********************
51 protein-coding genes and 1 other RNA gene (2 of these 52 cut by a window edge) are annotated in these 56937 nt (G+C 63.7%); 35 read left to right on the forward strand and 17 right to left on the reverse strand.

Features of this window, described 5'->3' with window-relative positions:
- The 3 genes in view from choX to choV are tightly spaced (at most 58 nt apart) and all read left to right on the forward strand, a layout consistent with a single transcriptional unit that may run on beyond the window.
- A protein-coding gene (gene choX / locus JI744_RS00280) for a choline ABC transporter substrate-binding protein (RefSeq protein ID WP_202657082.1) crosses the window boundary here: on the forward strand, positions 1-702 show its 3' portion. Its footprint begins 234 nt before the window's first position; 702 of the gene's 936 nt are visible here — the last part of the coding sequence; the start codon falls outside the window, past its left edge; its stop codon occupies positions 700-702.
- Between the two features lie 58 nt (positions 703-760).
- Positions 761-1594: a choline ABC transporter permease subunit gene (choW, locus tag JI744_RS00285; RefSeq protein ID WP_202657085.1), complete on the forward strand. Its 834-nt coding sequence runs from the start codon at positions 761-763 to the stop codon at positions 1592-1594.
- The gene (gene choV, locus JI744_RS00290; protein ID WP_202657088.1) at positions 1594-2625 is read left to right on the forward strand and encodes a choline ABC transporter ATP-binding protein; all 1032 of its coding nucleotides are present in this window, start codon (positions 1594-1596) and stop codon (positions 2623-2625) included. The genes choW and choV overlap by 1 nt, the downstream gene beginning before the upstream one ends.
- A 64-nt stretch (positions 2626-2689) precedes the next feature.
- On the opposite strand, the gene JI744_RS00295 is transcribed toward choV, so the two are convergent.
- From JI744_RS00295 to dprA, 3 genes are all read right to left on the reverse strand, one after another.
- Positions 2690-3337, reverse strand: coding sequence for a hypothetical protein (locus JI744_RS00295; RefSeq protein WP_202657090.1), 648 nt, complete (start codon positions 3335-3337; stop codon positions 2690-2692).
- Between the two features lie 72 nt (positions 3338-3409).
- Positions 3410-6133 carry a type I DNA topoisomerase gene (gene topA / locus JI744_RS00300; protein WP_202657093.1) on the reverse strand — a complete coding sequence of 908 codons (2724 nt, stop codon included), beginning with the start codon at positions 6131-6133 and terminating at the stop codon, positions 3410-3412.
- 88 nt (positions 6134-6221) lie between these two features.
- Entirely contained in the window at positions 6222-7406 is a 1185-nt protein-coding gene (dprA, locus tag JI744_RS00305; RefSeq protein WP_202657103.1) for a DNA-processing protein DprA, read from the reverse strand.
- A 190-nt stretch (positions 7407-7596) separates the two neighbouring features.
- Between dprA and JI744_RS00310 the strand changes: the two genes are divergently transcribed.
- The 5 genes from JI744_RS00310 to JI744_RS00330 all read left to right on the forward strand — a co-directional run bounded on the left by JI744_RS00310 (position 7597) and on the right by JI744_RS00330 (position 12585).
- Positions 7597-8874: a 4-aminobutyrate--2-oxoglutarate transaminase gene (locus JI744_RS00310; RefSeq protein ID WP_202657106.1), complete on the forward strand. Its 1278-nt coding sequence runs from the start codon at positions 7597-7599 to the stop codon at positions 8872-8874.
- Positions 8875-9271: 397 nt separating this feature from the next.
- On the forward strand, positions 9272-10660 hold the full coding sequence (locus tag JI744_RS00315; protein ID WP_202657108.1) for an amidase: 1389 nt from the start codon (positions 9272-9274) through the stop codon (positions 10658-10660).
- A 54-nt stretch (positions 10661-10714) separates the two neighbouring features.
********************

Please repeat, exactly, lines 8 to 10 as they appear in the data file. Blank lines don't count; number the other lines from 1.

- A 64-nt stretch (positions 2626-2689) precedes the next feature.
- On the opposite strand, the gene JI744_RS00295 is transcribed toward choV, so the two are convergent.
- From JI744_RS00295 to dprA, 3 genes are all read right to left on the reverse strand, one after another.